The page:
Management systems didn’t cause these fish to disappear. Overfishing in the 1980s and early 1990s took care of that. And now environmental conditions and global climate change are making it harder for those fish to replenish themselves even as fishermen have dialed back their effort.
We’ve seen this story before, in this same fishery, just northeast of the international boundary line in Newfoundland, where cod crashed in the 1990s and have yet to recover. It may not be too late for New England to avoid this fate, but to do so will require a major cultural shift.
Several New England governors have asked the secretary of commerce and NOAA to declare a federal fishery disaster. If a declaration is granted—which it should be—and Congress appropriates money for disaster relief, all stakeholders must be prepared to use that funding to make drastic changes in this fishery. Not to a regulatory system that the Times and others would like to blame, but to the root problem: Too many boats chasing too few fish.
As painful as it will be for many fishermen whose livelihoods, culture, and generational history is inextricably tied to the groundfishery, the time has come for all fishery stakeholders to look at the big picture. Right now, this resource cannot sustain the fishing pressure being brought to bear by the fleet. Whether by design or by natural attrition, boats will have to drop out of this fishery.
To employ a blunt and overly simplistic phrase: This sucks. But contraction will occur one way or another. We can either do it in a managed, designed way, or simply let the chips fall and watch fishermen go bankrupt one by one.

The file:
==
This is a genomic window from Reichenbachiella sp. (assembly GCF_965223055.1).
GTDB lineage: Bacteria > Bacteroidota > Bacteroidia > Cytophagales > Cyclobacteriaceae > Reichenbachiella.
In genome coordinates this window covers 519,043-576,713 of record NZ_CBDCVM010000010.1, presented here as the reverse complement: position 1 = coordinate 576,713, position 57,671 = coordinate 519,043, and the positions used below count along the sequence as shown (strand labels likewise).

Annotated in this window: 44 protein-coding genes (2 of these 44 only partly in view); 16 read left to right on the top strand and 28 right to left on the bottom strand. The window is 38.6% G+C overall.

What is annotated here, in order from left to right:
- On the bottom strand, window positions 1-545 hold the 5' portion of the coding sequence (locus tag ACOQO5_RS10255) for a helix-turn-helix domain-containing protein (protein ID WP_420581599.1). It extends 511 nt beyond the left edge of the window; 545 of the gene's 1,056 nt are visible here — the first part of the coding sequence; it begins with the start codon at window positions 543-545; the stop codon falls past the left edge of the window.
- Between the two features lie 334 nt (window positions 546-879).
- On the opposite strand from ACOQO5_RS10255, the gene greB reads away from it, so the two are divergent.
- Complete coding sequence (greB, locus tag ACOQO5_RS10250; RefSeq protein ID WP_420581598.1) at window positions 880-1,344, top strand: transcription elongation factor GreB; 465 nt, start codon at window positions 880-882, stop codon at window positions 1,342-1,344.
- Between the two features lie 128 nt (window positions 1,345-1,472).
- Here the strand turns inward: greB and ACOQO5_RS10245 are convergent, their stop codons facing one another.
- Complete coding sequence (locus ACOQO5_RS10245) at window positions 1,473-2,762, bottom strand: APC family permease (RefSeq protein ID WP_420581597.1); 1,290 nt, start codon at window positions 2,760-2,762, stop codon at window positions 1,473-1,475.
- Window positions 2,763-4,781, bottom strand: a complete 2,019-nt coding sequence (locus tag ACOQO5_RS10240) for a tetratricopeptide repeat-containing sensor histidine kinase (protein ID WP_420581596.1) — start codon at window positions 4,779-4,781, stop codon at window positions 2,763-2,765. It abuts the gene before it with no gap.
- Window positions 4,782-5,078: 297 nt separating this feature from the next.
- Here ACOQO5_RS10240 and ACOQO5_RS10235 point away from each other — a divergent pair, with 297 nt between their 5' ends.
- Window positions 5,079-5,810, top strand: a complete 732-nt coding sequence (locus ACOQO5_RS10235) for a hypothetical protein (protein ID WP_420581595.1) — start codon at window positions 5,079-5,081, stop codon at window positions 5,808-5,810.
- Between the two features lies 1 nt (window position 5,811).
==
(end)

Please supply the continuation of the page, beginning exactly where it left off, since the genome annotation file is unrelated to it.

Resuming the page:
After the hauntingly familiar pain of watching another Red Sox late-season collapse evolve once more into optimism in 2012 spring training, this season went downhill fast. Earlier this week the Sox made one of the boldest deals in baseball history, sending three all-star-caliber players to the Los Angeles Dodgers in exchange for a few prospects and the freedom to get out from under nearly one-quarter of a billion dollars in long-term contracts. In short, things had gone so sour that when the Dodgers dangled a big red “reset” button in front of the Red Sox, Boston’s ownership and management didn’t hesitate to push it.
If disaster funding comes to New England, fishermen, environmentalists, their congressional representatives, and fishery managers must be willing to seize the opportunity to hit their own “reset” button. They must develop and implement a plan that will result in a leaner fishery that keeps vessels of diverse sizes, gear types, and geographic distribution operating, and gives them sufficient access to the resource to keep them solvent in the long term as stocks rebuild.
This plan must also include mechanisms by which the fishery can once more be expanded if and when populations do rebound. It must consider the implications on vessel owners, captains, and crew as well as shore-side industries. And it must improve scientific research and monitoring of the fishery so all fishery stakeholders can have a clearer picture of what their future might look like.
Baseball, of course, is a hobby for New Englanders, while fishing is often a way of life—though there are plenty of New Englanders for whom the inverse holds true. After last September’s collapse and this season’s floundering, Red Sox fans were elated when team management made the incredibly bold decision to blow up one of baseball’s most expensive rosters.
It’s folly to expect fishermen to react with the same enthusiasm when their entire financial and cultural future hangs in the balance. But this fishery is quickly running out of options.
Michael Conathan is the Director of Ocean Policy at the Center for American Progress.